Friday, July 17, 2009

Measuring open education - how we value it?

I really enjoy meeting with Russell and Shelagh at the University. I find their conversation stimulating, and I'm excited at the direction they are leading the project to 'measure' Otago Poly's open education work. This is our second meeting, where in the first we agreed to gather data on usage and value. This meeting was to discuss how we would go about measuring value.

Over the past week, I have been gathering usage data such as numbers of views of a resource, responses, and reuses, as well as file sizes with a view to trying to assertain how much we are saving (or not) by using web based services like Youtube and Wikieducator instead of our own. Reviewing this work in today's meeting, we realised that we need to do more of this sort of comparative analysis between "closed" and "open" educational resources and practices - if we want to be able to make recommendations about our open education.

So far I am working with the following questions for the usage analysis:

This is a measure of the usage of OER which includes videos, images, audio files, slide presentations, course outlines, lesson plans, assessments outlines, and other documents based on statistical records maintained by the content management systems that host and serve the OERs, as well as external measurement tools such as Google Analytics and Alexa. It is also a measure of the worth of those content management systems based on how much it would have cost the Polytechnic to set up and run equivalent systems.
  1. How many OER are online and openly accessible?
  2. How long has the OER been online?
  3. What proportion of a course's resources are open?
  4. How many enrolled students are in a course, and how many nominal learning hours were on OER?
  5. How many views or downloads has each OER had?
  6. How many comments, ratings, and other responses has each OER had?
  7. What is the individual and collective data size of the OERs?
  8. How much would it have cost the Polytechnic to serve the amount of data multiplied by the number of views of the OER?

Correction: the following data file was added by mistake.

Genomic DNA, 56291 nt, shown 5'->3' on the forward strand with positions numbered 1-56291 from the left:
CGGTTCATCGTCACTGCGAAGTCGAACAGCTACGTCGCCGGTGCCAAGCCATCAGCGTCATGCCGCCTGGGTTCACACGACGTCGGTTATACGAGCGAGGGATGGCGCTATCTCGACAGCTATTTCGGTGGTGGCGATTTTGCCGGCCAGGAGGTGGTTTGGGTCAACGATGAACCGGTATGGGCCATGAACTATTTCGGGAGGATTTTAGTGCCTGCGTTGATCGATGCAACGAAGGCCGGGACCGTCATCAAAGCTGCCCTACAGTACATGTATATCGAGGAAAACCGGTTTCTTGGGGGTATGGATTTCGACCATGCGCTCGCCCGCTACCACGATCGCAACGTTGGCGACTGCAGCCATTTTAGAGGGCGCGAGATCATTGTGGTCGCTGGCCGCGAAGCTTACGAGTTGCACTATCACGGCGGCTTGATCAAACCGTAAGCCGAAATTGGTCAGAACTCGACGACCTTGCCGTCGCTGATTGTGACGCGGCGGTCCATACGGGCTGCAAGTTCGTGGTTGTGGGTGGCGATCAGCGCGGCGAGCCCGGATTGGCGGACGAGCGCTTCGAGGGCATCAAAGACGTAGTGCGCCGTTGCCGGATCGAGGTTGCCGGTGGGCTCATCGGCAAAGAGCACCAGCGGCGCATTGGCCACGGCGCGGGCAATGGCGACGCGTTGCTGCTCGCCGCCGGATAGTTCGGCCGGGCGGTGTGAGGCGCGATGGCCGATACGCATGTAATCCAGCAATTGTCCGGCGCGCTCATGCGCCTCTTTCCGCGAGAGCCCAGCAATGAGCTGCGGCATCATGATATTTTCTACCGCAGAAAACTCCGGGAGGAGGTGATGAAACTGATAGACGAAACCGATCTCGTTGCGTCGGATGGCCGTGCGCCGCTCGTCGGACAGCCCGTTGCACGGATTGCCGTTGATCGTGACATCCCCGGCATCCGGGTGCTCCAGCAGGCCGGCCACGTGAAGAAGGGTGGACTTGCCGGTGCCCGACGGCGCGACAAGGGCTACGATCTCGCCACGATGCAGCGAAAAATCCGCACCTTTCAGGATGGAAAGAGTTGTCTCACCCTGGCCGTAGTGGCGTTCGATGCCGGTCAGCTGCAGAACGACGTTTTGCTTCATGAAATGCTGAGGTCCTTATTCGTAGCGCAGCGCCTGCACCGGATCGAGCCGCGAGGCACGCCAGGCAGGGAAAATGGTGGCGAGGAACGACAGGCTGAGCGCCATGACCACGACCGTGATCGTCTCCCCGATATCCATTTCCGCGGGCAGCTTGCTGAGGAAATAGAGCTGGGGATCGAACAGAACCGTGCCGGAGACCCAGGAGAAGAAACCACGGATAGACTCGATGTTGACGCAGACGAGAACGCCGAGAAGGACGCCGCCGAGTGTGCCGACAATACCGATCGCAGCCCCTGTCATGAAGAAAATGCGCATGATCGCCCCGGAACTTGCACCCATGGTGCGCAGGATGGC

9. How much would it cost the Polytechnic to install and manage the content management systems currently used for the OER?
  10. What is the worth of the marketing gains based on the rate of views and responses to the OER?
  11. How many OERs has the Polytechnic sampled and reused in its own OER, and what is the financial worth of that reuse?
Todays meeting was really to start pinning down the harder measure though - that of how our convenience sample value their work in open education. Both Shelagh and Russell are willing and able to video interview staff while in the process of doing what they do in their open education work. "Lived experience" video as Shelagh calls it. From those interviews, we will identify key themes based on what is said and not said - the not-said stuff being what Russell calls "white data", or what Shelagh calls "messy data". From that white and messy stuff .. we might be able to determine levels of understanding or perceived importance etc.

We will likely segment what people say and do in the interviews into categories such as behavioral categories like producers, prosumers and consumers, to see if there is any correlation in what we find and what other research that Shelagh referred to in the marketing sector. This also consciously avoids problematic segmentation such as teachers and students.

It has been extremely interesting for me to explain the purpose and objective of the project (flavoured with my usual opinions on how and why) and to have Shelagh and Russell consider it from their research area perspectives - highlighting areas I hadn't considered before, or seen anywhere else in the educational development writing. I'm confident that because Shelagh works in marketing and Russell in learning (as apposed to teaching and education) this project is going to develop methods and incites quite new to the field.

My job now is to seek ethics approval from our Polytechnic's Research Ethics Committee, and gather up all the forms for us to present a method for ethical consideration.

I know now that we will not be able to complete the study before Vancouver's Open Education conference, but I will have usage data to present, and a method for assessing the value - maybe even a few interview samples to show. I expect we will have a report and recommendations ready in time for the paper to IRRODL however. I'm so excited by the possible descoveries in this project that I don't want to rush it.

Russell, Shelagh and I are meeting each Friday afternoon from now on, and we'll hopefully be recording interviews 2-3 weeks from now.

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2 comments:

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